Epiphyllum anguliger

From Wikipedia, the free encyclopedia
Jump to navigation Jump to search

Epiphyllum anguliger
Epiphyllum anguliger1Emma Lindahl.jpg
Scientific classification e
Kingdom: Plantae
Clade: Angiosperms
Clade: Eudicots
Order: Caryophyllales
Family: Cactaceae
Subfamily: Cactoideae
Genus: Epiphyllum
Species: E. anguliger
Binomial name
Epiphyllum anguliger
  • Phyllocactus anguliger Lem.
  • Phyllocactus serratus Brongnart
  • Phyllocactus angularis Labouret
  • Phyllocactus darrahii K.Schumann
  • Epiphyllum darrahii (K.Schumann) Britton & Rose

Epiphyllum anguliger, commonly known as the fishbone cactus or zig zag cactus, is a cactus species native to Mexico. The species is commonly grown as an ornamental for its fragrant flowers in the fall.

The fruit is delicious and is said to taste like gooseberries. The interior of the fruit looks rather like a kiwifruit, with green pulp and small black seeds.

E. anguliger fruit

Taxonomy and etymology[edit]

No subspecies have been recognized, but the species is highly variable. It is most closely related to Epiphyllum crenatum and Epiphyllum laui. The specific name derives from the deeply toothed stems ("anguliger" = "angle bearing").[citation needed]


Selenicereus anthonyanus00.jpg

This epiphytic cactus has a smooth green skin and extensively branched stems. The primary stems are often woody. Secondary stems are flat and succulent, 20–30 cm long, 3–5 cm wide, and deeply lobed. The lobes are rectangular or slightly rounded. The white or pale yellow flowers bloom nocturnally, exuding a strong, sweet scent; they are 6–20 cm long and 6–7 cm wide. The fruit, 3–4 cm thick, are ovoid and brownish, greenish or yellowish.[2]

Distribution and habitat[edit]

The species is endemic to Mexico, occurring as an epiphyte in evergreen forests in Guerrero, Jalisco, Nayarit and Oaxaca. It can be found at elevations between 1,100 and 1,800 m.[1]

This plant was first distributed by the Horticultural Society of London which obtained it from the collector T. Hartweg in 1846.[citation needed]


This easily cultivated, fast growing epiphyte requires a compost containing plenty of humus and sufficient moisture in summer. It should be kept at 16–25 °C (61–77 °F), but temperatures may drop to 10–15 °C (50–59 °F) for shorter periods. It is best grown in semi-shade. It flowers in late autumn or early winter.[2]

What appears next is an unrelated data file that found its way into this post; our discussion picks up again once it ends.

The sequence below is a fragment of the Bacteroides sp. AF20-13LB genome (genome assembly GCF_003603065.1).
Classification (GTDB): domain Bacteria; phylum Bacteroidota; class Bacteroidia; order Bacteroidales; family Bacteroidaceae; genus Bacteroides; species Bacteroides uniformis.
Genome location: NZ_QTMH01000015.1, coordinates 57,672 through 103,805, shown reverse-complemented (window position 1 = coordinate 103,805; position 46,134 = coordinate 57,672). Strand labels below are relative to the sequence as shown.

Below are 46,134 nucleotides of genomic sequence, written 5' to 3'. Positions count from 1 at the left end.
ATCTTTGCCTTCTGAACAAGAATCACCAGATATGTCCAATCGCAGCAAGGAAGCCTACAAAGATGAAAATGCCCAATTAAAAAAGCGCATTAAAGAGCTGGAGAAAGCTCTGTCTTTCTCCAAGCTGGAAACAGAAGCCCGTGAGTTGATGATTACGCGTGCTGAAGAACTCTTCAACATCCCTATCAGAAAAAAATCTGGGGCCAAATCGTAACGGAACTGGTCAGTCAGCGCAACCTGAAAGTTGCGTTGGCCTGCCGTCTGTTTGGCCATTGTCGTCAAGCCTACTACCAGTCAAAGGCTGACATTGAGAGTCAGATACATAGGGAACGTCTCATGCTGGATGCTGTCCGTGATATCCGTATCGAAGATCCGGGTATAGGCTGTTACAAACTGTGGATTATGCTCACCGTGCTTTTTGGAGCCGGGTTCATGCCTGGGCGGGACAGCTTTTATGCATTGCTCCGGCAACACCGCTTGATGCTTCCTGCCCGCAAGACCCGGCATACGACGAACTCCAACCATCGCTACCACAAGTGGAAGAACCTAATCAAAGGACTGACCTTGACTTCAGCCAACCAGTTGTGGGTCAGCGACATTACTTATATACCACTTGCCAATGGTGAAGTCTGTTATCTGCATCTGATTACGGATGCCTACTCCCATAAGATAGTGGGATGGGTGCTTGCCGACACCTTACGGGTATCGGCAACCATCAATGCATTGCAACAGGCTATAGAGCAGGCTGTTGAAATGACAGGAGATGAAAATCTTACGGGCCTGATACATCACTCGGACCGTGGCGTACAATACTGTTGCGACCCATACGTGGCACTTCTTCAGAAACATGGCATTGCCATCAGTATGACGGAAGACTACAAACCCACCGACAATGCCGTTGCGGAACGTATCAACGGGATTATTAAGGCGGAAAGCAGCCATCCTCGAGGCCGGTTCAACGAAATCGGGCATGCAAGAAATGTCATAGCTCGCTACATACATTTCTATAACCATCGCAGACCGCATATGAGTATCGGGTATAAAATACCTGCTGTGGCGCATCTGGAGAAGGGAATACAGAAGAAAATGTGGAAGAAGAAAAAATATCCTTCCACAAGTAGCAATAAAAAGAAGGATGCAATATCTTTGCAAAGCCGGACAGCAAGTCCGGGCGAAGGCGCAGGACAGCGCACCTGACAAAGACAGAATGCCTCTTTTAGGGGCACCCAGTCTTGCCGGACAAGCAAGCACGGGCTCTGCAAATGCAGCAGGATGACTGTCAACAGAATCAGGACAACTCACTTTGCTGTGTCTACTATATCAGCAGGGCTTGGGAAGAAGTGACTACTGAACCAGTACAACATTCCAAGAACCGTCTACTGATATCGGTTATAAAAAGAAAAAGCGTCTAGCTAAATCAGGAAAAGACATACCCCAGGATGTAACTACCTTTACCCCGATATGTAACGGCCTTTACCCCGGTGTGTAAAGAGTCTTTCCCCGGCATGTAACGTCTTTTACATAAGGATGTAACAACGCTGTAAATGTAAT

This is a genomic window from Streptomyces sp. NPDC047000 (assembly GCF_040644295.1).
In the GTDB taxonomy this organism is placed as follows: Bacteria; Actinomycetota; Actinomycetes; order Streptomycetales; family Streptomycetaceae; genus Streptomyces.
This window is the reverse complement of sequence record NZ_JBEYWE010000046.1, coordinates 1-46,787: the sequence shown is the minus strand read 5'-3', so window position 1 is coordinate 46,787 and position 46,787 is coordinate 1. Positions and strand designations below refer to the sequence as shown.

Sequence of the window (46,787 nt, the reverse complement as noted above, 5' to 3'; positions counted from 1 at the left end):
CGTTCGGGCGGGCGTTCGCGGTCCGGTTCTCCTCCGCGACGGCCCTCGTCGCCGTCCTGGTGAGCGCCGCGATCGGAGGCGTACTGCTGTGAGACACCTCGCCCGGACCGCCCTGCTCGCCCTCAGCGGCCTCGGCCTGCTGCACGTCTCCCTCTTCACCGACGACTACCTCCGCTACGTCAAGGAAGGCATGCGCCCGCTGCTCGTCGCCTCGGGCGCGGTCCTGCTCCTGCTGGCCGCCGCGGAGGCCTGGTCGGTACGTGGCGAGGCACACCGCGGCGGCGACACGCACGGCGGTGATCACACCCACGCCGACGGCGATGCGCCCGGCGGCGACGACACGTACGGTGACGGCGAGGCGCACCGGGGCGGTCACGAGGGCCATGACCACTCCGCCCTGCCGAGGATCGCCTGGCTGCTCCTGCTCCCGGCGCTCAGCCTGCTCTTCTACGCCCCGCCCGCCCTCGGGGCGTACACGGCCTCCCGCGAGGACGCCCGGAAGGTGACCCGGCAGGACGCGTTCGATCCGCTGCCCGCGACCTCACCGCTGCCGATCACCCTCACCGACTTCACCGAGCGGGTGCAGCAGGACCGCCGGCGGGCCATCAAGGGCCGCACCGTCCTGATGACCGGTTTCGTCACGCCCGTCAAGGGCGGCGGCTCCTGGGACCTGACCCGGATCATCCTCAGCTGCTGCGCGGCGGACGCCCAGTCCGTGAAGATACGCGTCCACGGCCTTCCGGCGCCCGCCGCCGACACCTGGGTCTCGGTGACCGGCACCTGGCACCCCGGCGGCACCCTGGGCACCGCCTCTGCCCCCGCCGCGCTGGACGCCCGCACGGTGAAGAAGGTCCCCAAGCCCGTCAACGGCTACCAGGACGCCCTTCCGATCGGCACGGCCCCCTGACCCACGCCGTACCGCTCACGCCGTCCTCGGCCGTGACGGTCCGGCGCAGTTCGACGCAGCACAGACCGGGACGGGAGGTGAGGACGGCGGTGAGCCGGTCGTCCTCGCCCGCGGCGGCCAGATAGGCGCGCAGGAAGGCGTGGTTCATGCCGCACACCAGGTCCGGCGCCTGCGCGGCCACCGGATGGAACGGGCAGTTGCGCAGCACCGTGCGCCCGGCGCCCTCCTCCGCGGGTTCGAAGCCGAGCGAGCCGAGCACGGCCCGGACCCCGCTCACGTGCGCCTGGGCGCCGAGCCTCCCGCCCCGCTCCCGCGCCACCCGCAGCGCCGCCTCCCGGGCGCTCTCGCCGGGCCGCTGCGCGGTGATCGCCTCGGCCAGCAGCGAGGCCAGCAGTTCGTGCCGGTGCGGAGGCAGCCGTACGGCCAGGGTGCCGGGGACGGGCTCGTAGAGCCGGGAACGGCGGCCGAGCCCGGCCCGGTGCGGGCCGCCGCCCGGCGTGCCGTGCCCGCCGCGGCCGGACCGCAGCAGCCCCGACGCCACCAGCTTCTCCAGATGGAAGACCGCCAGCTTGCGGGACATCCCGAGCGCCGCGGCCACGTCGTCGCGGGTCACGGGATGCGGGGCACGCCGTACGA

Cultivars & hybrids[edit]

  • 'El Tecolote' WC (REDC) 1997. E. anguliger x 'Bonanza Belle'. Inner tepals creamy white; outer tepals lemon yellow or golden bronze, similar to the species. Nocturnal, but stays open until noon the next day. Medium sized. Small, flat, deeply lobed stems.[citation needed]
  • 'Jetz' WC (REDC) 1997. E. anguliger x 'Bonanza Bell'. Nocturnal fragrant flower with inner tepals cream, tips lemon yellow, acute and pencil line lemon yellow, ruffled margins, two next rows yellower, 4th and 5th rows solid lemon yellow; outer tepals bronze with yellow to red-orange midstripe. Overlapping wide form. Small plant with thick, flat stems, margins deeply lobed. (medium-large)[citation needed]
  • 'What Luck'

WC (REDC) 1997. E. anguliger x 'Bonanza Belle'. Persimon orange, darker at edges, outer tepals rusty orange, overlapping, wide form. Style and stamens light orange. Flower medium-sized. Stems small, flat, deeply lobed.[citation needed]

  • E. anguliger 'Beahmianum'

Collected by Thomas MacDougall in 1967, in Oaxaca, Mexico. Flowers white with a lavender-pink throat.[citation needed]

  • E. anguliger 'Gertrudianum'

Flowers shorter than in most clones, 6-7,5 cm long and 12 cm wide. Strong grower and a prolific bloomer.[citation needed]

See also[edit]


  1. ^ a b Arreola, H. & Terrazas, T. (2013). "Epiphyllum anguliger". IUCN Red List of Threatened Species. 2013: e.T151781A560794. doi:10.2305/IUCN.UK.2013-1.RLTS.T151781A560794.en. 
  2. ^ a b "Epiphyllum anguliger". Plants Rescue.